An Oral History of ASMR
As a platform, YouTube is not known for its subtlety. At any given point, billions of users are competing for clicks with eye-popping, colorful thumbnails, and all-caps, high-octane, SEO-driven headlines (“5 MCRIBS IN 5 MINUTES MCDONALD’S MUKBANG CHALLENGE”). But the early days of YouTube were quieter. Much quieter.
One of the most popular subgenres on YouTube is ASMR, short for Autonomous Sensory Meridian Response. A little-understood neurological phenomenon, ASMR refers to a pleasurable, tingling sensation throughout the scalp, neck, and spine. According to the available research, which is currently limited, some people report experiencing it quite strongly, while others say they don’t experience it at all. Even for those who do experience it, the effects appear to be quite wide-ranging: While some people compare it to having “brain tingles,” others liken it to having a full-on “brain orgasm.” We do, however, know that ASMR is triggered by a specific yet wide-ranging set of aural and visual stimuli, such as tapping, scratching, whispering, brushing, lip-smacking, or watching someone paint or draw.
Since the term ASMR was coined in 2010 by healthcare IT consultant Jennifer Allen, YouTube has served as the hub of the community. Over the past decade, the ASMR community has grown from a handful of YouTubers (also known as ASMRtists) derided as fetishists to a full-on movement, with ASMR videos amassing billions of total views. It’s inspired Super Bowl commercials, scenes in Emma Stone movies, Grammy-award-winning albums, and a W Magazine series featuring celebrities from Cardi B to Margot Robbie. And unlike most internet-driven communities and memes, the ASMR community has not only survived the ever-churning viral news cycle, but snowballed at an exponential rate, to the point that it is now bordering on mainstream.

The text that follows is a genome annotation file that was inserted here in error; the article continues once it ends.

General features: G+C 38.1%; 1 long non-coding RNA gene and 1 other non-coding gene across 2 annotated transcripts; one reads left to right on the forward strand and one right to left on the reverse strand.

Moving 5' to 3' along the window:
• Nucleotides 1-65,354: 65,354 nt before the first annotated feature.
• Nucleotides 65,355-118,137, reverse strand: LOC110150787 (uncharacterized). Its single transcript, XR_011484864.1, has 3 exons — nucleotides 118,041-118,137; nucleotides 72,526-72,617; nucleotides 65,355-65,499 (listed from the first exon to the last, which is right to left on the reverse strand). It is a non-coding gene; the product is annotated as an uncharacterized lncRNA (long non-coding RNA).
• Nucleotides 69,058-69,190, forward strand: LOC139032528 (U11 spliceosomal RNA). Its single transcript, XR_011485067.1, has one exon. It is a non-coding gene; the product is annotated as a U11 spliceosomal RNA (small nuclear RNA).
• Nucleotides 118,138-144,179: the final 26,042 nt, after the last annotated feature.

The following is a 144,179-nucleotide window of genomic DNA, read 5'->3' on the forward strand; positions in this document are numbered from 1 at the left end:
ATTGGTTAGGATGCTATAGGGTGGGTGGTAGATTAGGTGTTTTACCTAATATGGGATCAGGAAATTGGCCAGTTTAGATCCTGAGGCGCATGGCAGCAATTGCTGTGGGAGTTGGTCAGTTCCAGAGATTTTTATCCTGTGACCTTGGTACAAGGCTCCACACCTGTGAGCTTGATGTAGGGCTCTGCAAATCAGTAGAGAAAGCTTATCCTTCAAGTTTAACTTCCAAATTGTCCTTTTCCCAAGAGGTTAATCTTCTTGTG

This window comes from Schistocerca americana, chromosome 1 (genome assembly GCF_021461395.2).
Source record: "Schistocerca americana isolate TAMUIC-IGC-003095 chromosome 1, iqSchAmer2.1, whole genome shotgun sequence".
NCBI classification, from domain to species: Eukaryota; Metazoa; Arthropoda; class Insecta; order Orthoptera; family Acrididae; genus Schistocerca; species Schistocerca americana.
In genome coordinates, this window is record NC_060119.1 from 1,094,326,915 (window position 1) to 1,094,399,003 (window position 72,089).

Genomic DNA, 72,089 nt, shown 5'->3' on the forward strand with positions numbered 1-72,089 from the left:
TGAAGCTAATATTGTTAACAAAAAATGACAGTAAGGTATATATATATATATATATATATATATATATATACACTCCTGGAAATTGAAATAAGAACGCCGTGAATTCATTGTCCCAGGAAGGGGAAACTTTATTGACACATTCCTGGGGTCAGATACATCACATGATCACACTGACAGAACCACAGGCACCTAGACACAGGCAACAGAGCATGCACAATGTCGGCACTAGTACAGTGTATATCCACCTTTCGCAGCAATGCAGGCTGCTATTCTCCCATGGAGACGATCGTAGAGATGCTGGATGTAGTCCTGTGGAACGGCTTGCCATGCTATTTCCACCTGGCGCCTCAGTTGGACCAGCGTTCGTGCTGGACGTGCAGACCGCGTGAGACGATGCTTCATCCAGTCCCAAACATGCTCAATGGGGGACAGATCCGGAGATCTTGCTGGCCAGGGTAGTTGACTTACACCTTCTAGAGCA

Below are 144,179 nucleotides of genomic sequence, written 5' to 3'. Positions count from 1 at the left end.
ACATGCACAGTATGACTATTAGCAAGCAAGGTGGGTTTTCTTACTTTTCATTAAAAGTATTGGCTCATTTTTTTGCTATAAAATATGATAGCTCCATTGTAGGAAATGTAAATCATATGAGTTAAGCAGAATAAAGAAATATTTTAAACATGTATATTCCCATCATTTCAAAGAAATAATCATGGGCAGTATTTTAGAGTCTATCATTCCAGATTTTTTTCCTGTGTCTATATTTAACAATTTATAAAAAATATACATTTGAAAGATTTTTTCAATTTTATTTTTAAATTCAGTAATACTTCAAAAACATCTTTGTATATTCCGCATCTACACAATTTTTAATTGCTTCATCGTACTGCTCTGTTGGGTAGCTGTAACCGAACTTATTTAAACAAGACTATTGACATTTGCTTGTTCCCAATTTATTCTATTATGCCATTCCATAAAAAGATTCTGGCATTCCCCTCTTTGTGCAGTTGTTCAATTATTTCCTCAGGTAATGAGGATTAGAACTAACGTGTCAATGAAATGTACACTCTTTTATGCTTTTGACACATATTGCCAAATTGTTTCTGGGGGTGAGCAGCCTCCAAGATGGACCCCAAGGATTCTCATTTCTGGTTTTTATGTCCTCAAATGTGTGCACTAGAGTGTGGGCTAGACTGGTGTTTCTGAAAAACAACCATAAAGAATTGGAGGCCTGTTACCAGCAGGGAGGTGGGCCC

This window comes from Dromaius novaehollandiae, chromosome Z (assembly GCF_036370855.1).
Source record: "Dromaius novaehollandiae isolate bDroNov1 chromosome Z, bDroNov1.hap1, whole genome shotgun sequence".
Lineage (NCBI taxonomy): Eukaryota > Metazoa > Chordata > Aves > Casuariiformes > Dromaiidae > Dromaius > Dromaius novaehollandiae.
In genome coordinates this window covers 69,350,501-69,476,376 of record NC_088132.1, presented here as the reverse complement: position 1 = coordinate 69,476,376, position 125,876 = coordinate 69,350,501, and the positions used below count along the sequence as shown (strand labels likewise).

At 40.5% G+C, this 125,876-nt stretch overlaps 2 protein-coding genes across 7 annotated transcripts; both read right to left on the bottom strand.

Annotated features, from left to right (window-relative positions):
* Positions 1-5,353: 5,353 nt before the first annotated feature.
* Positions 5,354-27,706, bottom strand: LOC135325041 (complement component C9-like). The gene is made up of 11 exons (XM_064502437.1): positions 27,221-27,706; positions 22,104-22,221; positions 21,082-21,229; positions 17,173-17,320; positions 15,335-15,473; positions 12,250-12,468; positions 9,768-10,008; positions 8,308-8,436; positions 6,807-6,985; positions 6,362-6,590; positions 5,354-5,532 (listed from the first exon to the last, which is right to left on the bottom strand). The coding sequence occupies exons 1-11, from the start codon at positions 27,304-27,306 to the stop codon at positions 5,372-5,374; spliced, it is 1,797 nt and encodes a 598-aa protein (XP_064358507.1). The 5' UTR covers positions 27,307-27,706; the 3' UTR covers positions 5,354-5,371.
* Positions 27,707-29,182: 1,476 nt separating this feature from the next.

To track the birth and unprecedented growth of ASMR, Rolling Stone spoke to ASMRtists, researchers, therapists, and advertising industry executives to tell the story of the community in their own (quiet) words.
Prologue: What Does ASMR Feel Like?
WhispersRed, YouTuber: I start with a sparkly, tingly sensation in my head, at the top, and then if I’m really lucky it works its way down the back of my head.
Curt Ramsey, LPC, therapist: I get this kind of fuzzy, tingly feeling in my scalp.
EphemeralRift, YouTuber: It’s like a pleasant, electric kind of goosebumps, but without the harshness of the goosebumps, the chills, that uncomfortableness. It’s more of a warm, pleasant sensation.
Amalzd, YouTuber: I don’t know how to say this politely. It’s very much like an orgasm for your brain.
ASMR stimuli can be broken down into four categories. Touch:
HeatherFeather, YouTuber: When someone plays with your hair, or massages your head.
Curt Ramsey: Any sort of touching of my hand or face.
Dr. Craig Richard,Shenandoah University, founder of ASMR University and author of Brain Tingles: I remember being a kid and just not wanting to go to bed. Reading stories didn’t work, whatever it was my mother would try just wouldn’t work. But taking her finger and just lightly just almost tracing lines on the inside of my forearm would turn my head to fuzz. It was magical.
Dr. Richard: The most common types of voices are soft voices or whispering into the mic. It can also be sounds of items, like crinkling of paper, or brushing sounds.
WhispersRed: The sound of the marbles, when we used to play with marbles on the playground.
Curt Ramsey: Tapping sounds and materials, just a slow, slow exploration of the sounds of materials.
Maria, a.k.a. GentleWhispering, YouTuber/ASMRtist: Personal attention, one-on-one connection, when you feel like you are the center of the situation.